, 2010). In NAE1 cells, EGFP fluorescence was not detected in vacuoles under growth conditions that were sufficient for the observation of the Cvt pathway in WT (Fig. 3b, NAE1). This result indicated that AoApe1–EGFP was mainly transported to vacuoles via the Cvt pathway. To further investigate the apparent link between autophagy and differentiation of filamentous fungi, including aerial hyphal growth, conidiation, and sclerotial formation, we assayed
for differentiation in an Aoatg1-overexpressing strain (A1-OE), in which Aoatg1 was expressed under control of the amyB promoter. When strain A1-OE strain was grown on PD and CD agar plates, the colonies appeared slightly white in color (Fig. 4a). Moreover, aerial hyphae were longer compared with those formed by WT (Fig. 4b). To determine whether conidiation was repressed in A1-OE, we counted the number of conidia that were harvested from the A1-OE Tacrolimus mw and WT strains grown on CD agar plates for 3 days at 30 °C. The number of conidia formed by A1-OE was decreased by 10% compared to WT (Fig. 4c). These findings suggested that increased levels of AoAtg1 protein facilitated aerial hyphae growth and the repression of conidiation. Finally, we evaluated sclerotial formation in three autophagy-related gene disruptants (ΔAoatg1, ΔAoatg8, and ΔAoatg13) and the Aoatg1-overexpressing strain A1-OE (Fig. 5).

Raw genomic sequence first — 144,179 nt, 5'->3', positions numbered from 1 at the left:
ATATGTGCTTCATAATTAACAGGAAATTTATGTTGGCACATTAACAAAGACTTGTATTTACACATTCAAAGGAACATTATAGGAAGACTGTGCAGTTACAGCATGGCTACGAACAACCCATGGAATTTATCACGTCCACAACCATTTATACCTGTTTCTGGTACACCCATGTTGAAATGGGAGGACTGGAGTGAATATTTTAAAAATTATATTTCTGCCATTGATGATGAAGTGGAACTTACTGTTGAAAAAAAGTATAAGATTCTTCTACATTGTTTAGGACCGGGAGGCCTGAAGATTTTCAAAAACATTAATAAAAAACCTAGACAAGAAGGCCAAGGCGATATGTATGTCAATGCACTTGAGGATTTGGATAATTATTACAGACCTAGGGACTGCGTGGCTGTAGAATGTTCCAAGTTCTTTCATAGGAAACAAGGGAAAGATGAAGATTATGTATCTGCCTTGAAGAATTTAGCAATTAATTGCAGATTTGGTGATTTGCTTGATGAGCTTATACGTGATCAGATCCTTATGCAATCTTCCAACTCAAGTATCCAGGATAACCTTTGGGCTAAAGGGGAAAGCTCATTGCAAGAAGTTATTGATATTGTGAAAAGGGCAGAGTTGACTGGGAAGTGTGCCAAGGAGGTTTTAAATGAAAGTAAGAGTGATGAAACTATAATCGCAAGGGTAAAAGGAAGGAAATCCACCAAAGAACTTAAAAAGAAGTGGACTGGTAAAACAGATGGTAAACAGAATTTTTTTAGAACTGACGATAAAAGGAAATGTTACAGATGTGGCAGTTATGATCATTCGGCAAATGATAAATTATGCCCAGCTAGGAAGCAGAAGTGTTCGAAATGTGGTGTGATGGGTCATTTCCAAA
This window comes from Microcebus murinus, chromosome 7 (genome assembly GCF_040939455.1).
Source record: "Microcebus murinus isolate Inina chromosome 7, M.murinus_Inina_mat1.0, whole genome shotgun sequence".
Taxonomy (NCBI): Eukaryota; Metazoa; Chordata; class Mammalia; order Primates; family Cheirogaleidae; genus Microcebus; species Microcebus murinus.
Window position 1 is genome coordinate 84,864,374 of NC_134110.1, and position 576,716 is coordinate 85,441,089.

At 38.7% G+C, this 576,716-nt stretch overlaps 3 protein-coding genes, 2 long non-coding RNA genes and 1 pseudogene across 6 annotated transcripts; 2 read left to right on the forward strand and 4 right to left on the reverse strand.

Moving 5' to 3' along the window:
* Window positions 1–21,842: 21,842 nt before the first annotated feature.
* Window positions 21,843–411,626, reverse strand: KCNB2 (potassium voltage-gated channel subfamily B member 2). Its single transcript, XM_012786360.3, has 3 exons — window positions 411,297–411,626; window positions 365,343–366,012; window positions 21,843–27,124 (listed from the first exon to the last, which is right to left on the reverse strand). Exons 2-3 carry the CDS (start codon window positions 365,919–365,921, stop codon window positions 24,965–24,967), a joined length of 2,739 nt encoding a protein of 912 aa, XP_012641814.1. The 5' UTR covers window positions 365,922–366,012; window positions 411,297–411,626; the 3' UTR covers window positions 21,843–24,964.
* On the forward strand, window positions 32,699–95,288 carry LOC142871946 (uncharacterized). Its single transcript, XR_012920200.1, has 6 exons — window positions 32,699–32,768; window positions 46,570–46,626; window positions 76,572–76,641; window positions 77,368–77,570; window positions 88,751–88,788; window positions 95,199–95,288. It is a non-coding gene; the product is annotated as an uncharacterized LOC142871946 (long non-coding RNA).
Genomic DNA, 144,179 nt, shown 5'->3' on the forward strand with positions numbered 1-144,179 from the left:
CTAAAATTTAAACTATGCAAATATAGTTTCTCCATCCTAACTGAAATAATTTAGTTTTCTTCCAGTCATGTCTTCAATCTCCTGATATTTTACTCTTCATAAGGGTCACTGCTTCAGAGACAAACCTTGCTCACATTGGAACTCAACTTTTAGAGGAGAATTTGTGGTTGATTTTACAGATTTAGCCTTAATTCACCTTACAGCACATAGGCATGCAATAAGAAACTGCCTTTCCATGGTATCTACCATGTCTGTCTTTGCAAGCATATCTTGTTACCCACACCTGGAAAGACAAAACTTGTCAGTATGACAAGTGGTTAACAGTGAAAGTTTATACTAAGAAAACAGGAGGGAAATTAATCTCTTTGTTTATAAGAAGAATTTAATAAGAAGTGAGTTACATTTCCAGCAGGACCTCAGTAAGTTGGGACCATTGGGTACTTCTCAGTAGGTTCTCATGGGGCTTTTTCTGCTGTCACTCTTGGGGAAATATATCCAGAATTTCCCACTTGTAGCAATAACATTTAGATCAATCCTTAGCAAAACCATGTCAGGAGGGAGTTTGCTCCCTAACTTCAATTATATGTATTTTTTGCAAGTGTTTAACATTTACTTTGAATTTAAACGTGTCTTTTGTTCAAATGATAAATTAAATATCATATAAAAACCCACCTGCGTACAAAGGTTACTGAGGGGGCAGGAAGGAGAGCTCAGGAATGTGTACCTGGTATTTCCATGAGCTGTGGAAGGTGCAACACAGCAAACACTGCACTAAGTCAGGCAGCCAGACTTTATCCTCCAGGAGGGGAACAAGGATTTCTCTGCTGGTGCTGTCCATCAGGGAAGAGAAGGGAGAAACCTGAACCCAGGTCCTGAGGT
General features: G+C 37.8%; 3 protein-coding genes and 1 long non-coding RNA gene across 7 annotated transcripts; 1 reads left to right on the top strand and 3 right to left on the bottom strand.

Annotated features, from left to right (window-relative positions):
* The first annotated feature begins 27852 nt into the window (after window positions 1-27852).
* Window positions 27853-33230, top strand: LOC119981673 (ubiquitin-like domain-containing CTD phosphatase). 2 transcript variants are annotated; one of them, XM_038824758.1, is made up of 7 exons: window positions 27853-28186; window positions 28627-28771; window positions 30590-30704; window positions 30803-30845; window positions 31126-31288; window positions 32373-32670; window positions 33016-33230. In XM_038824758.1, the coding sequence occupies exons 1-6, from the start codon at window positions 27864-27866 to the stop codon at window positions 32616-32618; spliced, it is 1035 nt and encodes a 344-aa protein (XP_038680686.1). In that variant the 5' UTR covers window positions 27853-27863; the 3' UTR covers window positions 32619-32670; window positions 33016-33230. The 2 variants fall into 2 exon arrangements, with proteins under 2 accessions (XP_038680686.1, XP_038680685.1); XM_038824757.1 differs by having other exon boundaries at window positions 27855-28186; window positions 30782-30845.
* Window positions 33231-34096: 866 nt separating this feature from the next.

When these strains were grown on DPY agar medium for 9 days at 30 °C, sclerotial formation was increased in A1-OE compared with WT. For ΔAoatg1 and ΔAoatg8, no sclerotia were formed, whereas Bioactive Compound Library a few sclerotia were formed by ΔAoatg13. Taken together, these results suggested that sclerotial formation
was GNAT2 dependent on the degree of autophagy. To investigate the induction of autophagy in A. oryzae, we first analyzed the localization of AoAtg1 fused to EGFP. In S. cerevisiae, Atg1 complexes and many Atg proteins localize to PAS (Suzuki et al., 2001). We found that AoAtg1–EGFP localized to PAS-like structures, as reported for S. cerevisiae Atg1, and that these punctate structures increased when cells were shifted to starvation conditions. This result suggests that AoAtg1 has similar functions to Atg1 in yeast. No differences were observed between ΔAoatg1 and WT with respect to vegetative growth, but marked inhibition of conidiation and aerial hyphal growth were detected. Aspergillus oryzae Aoatg4 and Aoatg8 disruptants are defective in autophagy and display the same phenotype as ΔAoatg1, which is characterized by aerial hyphae formation (Kikuma & Kitamoto, 2011), suggesting a relationship exists between autophagy and aerial hyphae growth. This speculation is consistent with evidence indicating that aerial hyphae grow by reconstructing basal hyphae (Kikuma et al., 2006).